The Man I Knew: The Amazing Story of George H. W. Bush's Post-Presidency
“A wonderfully poignant and intimate behind-the-scenes portrayal of George H. W. Bush’s post-presidential life and accomplishments.”
George Herbert Walker Bush came into the US presidency as one of the most qualified candidates to assume office. But if presidential success is determined by winning reelection, Bush was unsuccessful because he failed to convince the American public to give him another four years in office. But if this narrow-minded definition of what constitutes a success is true, George Bush’s post-presidential legacy can only be labeled as a triumph.
As Bush’s post-presidency chief of staff, Jean Becker had a ringside seat to the never-dull story of the former president’s life after his years in the White House. After losing reelection in 1992 to Bill Clinton, Bush’s life “was filled with determination, courage, generosity, love, hope, humor fun, and always big ideas.”
He developed the odd habit of jumping out of airplanes; and learned how to adjust to life in a wheelchair, after having lived most of his life as a high-energy athlete. He enthusiastically saw two sons become governors of their states, one of whom would also become President of the United States. But one odd and highly unlikely development stands out among his post-presidency achievements.
Through the ages, the President's Club has seen its share of rivalries, alliances, even some true friendships, but on December 26, 2004, Bush and Clinton’s relationship changed forever when a catastrophic tsunami struck Indonesia. In Washington, President George W. Bush and his advisors searched for an appropriate way to coordinate and direct the outpouring of aid from private sources. It was the younger Bush who came up with the idea of asking his father and Clinton to work together. Both were proven fund-raisers and had deep-rooted contacts. Bush and Clinton have been described many times as the odd couple of American politics, but in the years following this tragedy the two former political foes developed a close bond and connection that surprised both men and many of their longtime aides.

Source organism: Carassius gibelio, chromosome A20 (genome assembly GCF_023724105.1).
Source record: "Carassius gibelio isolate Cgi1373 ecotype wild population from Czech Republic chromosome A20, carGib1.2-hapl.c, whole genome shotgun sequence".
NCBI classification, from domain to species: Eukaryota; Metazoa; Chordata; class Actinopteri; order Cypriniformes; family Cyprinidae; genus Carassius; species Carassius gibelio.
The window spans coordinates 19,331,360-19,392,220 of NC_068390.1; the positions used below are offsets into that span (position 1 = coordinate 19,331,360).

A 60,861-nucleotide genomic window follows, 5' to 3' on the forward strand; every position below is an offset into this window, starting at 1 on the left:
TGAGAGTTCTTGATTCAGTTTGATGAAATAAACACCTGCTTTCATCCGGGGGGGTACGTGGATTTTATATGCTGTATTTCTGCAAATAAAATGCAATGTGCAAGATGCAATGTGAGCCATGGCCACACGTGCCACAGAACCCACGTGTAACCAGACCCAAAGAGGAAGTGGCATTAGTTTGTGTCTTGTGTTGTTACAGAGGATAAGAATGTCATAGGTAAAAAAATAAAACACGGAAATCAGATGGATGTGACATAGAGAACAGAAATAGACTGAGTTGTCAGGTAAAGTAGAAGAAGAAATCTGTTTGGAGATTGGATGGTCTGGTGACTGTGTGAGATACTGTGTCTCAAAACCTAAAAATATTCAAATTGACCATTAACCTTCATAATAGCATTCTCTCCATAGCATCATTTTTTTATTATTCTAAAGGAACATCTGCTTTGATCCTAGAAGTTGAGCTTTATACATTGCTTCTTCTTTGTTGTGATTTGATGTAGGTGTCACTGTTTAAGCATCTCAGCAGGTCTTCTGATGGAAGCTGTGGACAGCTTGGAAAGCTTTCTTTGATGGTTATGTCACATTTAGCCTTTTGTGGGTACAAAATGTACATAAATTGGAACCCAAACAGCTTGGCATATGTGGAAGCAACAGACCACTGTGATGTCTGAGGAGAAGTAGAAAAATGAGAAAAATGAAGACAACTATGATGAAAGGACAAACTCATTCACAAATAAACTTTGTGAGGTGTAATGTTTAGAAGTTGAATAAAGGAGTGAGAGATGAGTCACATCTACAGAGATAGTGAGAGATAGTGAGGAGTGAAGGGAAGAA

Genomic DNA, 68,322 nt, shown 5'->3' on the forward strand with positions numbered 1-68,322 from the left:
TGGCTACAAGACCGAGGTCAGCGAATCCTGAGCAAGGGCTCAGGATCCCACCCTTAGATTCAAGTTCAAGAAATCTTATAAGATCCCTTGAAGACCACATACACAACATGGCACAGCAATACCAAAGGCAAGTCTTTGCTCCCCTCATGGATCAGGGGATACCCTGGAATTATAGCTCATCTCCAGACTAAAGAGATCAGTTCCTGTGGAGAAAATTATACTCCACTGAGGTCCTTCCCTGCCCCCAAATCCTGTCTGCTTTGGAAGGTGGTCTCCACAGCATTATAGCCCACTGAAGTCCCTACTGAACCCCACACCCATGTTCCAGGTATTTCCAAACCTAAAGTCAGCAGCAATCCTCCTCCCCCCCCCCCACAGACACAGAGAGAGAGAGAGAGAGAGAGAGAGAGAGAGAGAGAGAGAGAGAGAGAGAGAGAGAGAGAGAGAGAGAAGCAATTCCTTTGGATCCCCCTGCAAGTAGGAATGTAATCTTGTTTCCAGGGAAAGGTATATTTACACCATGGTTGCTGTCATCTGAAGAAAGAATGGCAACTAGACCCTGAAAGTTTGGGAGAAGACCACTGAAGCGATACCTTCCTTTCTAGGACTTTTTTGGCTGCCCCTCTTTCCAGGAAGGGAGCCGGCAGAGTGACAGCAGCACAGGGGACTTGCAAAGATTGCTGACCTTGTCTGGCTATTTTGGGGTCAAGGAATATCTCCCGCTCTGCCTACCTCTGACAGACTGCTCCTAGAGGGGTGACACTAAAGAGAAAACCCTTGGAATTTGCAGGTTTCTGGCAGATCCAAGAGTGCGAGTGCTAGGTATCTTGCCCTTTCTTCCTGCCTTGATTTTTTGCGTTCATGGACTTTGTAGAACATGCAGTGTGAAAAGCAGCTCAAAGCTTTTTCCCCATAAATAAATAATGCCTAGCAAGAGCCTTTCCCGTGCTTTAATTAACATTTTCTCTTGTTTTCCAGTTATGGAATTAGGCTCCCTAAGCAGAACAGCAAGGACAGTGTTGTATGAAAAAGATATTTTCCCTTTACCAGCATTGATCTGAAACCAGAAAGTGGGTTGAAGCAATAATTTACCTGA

The Man I Knew: The Amazing Story of George H. W. Bush’s Post-Presidency by Jean Becker is a wonderfully poignant and intimate behind-the-scenes portrayal of George Bush’s post-presidential life and accomplishments. Becker served as chief of staff during this period and had unique and unparalleled access to the personal and public life of the former president. Based on her personal recollections, Becker details the ups and downs of running the office of a former president from the perspective of someone who knew him best.
“When he left office on January 20, 1993, he moved back to Houston . . . with every intention of staying out of the public eye. That was not to be.”
The Man I Knew is a delightfully touching narrative and worthwhile read, but Becker admits that the narrative is not objective. She confesses to being one of Bush’s greatest fans. So if you are expecting secrets and gossip about Bush’s personal life this is not the book for you.
As Becker writes, “He lived what he preached: Any definition of a successful life must include serving others.” She goes on to describe how Bush “rebuilt his life” and “found a way to continue making a difference.” This is the story of Bush’s modest journey from president to a man of the people and how, after his emotionally draining and heartbreaking defeat to Bill Clinton in the 1992 presidential election, he found a way to make a difference. By the time of his death in November 2018, he was one of the most admired, respected, and beloved former statesmen.